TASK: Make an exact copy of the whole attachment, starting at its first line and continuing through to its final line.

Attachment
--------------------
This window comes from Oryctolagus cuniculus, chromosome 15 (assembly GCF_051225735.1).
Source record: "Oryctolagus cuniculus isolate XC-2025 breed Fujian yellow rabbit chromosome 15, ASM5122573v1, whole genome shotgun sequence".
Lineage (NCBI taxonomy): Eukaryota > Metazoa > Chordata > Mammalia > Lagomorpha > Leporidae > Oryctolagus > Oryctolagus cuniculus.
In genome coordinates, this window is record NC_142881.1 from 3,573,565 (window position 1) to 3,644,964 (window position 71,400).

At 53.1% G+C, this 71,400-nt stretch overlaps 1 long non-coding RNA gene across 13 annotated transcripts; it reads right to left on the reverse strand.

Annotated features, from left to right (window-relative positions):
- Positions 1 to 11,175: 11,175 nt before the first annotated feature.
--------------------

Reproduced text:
This window comes from Oryctolagus cuniculus, chromosome 15 (assembly GCF_051225735.1).
Source record: "Oryctolagus cuniculus isolate XC-2025 breed Fujian yellow rabbit chromosome 15, ASM5122573v1, whole genome shotgun sequence".
Lineage (NCBI taxonomy): Eukaryota > Metazoa > Chordata > Mammalia > Lagomorpha > Leporidae > Oryctolagus > Oryctolagus cuniculus.
In genome coordinates, this window is record NC_142881.1 from 3,573,565 (window position 1) to 3,644,964 (window position 71,400).

At 53.1% G+C, this 71,400-nt stretch overlaps 1 long non-coding RNA gene across 13 annotated transcripts; it reads right to left on the reverse strand.

Annotated features, from left to right (window-relative positions):
- Positions 1 to 11,175: 11,175 nt before the first annotated feature.